After hearing that, a reasonable person would say, “You know what? I think I’ll take a pass on raising a bloodsucker. Get it out of me. I’d like to live, thanks.” But not our Bella. Nope. Despite countless warnings from Edward, Carlisle and even grumpy, surprisingly shirted Jacob, no one can talk her out of being an idiot. As she accurately noted after Jacob storms off in the reception scene, “I’m really, really, really stupid.”
Breaking Dawn – Part 1 suffers from the same afflictions as its predecessors: tedious pacing; weak, unsympathetic characters; unpersuasive romances. Even at just under two hours, it still feels too long. God knows what the final running time for Part Two will be. (I’m counting on at least 150 minutes.)
And yet, also like the earlier films, it’s quite beautiful to look at. Watching a snoozefest like this deepens your appreciation for the cinematography, the set design (love that 30s movie theatre), and in the case of Bella’s emaciated state, the special effects. But it’s not nearly enough to distract you from this far from exhilarating storyline. I mean a wimpy vampire with a guilty conscience? As Howard Stern would say, “Get out of here!”
It must be said, however, that there’s a nice payoff involving Bella at the end (maybe she’ll finally become interesting in the final sequel) and, once the “opening” titles conclude, a short, little scene involving The Volturi (where the hell have they been?) with reliably campy Michael Sheen at the helm. From the start, he’s been the only actor who recognizes the utter silliness of this franchise and acts accordingly. (Speaking of silly, what about Bella’s wedding nightmare? Unintentionally hilarious. On the other hand, Oscar nominee Anna Kendrick, who got a big laugh in New Moon delivers two more during her reception speech.)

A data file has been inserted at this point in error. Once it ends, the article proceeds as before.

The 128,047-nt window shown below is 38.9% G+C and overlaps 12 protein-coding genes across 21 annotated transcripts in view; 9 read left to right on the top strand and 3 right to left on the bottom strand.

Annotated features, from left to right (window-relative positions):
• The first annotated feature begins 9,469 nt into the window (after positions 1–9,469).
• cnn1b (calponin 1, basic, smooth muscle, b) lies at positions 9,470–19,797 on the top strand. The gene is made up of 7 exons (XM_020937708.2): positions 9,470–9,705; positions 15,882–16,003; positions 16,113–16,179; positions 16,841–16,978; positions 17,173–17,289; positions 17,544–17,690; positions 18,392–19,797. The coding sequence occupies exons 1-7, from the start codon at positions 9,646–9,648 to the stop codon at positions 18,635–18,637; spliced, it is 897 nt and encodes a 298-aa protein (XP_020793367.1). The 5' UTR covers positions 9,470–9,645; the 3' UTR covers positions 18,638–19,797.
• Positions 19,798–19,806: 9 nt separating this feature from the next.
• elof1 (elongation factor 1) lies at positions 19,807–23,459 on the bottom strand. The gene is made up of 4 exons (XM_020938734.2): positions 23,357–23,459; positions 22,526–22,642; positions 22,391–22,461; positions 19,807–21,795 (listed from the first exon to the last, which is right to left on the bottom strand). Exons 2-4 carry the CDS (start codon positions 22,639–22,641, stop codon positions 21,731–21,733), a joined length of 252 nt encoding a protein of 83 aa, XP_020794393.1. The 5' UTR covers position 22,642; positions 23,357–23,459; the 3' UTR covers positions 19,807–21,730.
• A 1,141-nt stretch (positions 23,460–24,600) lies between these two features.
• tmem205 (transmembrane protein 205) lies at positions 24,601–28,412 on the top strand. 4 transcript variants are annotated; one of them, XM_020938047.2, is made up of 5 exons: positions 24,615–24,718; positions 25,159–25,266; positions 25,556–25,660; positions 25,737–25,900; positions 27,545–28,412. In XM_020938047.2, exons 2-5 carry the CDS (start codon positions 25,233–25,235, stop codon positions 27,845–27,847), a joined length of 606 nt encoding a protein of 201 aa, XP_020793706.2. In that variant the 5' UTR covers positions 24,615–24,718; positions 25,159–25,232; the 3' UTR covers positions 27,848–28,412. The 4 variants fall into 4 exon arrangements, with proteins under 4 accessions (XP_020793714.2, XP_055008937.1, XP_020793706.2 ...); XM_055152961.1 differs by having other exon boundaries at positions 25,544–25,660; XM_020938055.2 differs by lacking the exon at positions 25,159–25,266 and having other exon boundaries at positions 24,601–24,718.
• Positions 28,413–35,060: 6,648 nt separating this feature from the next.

As we crawl to the end of this tripe, one can’t help but feel for Robert Pattinson and Kristen Stewart. They seem trapped in these awful roles that may very well define their careers, an unfair fate for these young actors who I’m sure are quite eager to play a wide variety of characters far different from Edward and Bella.
The real Pattinson comes across as far more good-humoured and likeable on The Daily Show than in his most famous role. Maybe it’s the accent and the smile. And although Stewart has never had a media-friendly disposition (she doesn’t sound or look any less miserable than the old Bella, unfortunately, which in the grand scheme of things doesn’t really matter anyway) she gave a fine performance playing Jodie Foster’s kid in Panic Room. I’d like to see them get as far away from Twilight as possible.
In the meantime, the end of this sorry saga can’t come soon enough.
Hamilton, Ontario, Canada
Wednesday, August 15, 2012
CORRECTION: The start of paragraph six originally began this way:
“After the ceremony and reception (where a late-arriving Jacob learns that Bella isn’t a virgin anymore (you mean it took four movies for this dopey couple to get it on and they do it off-camera?) and becomes angry when she tells him it won’t be a one-time deal (why does this surprise him, exactly?))…”
Despite watching this scene three times, this is dead wrong. For the record, Bella and Edward did not get it on off-camera, or on-camera for that matter, before their wedding. When she tells Jacob, “I didn’t really want to spend my honeymoon writhing in pain,” for some reason I misinterpreted that to mean they had already had premarital sex. Expanding my confusion is the next exchange where Jacob notes, “It’s not like you’re gonna have a real honeymoon with him anyway.” To which Bella replies, “It’s gonna be as real as anyone else’s.” Although she means she will have sex for the first time during the honeymoon, just not on the first night, I thought she meant she was going to do it for a second time. Wrong. The key line of dialogue that clears everything up comes shortly after Jacob’s temper surfaces when, upon learning this news, he says, “What? While you’re still human?”. (Duh! How did I miss that part?)
Anyway, regardless of my confusion, the bottom line is this: Bella’s still a virgin during this conversation and Jacob’s pissed because she won’t be at some point during the honeymoon which, as I said, ends up being that first night after all.
Special thanks to my pal Heather for pointing out my mistake. I apologize for the delay in addressing this. It took me four days to finally make sense of this stupid scene. I hope everything is much clearer now.
Hamilton, Ontario, Canada
Monday, August 20, 2012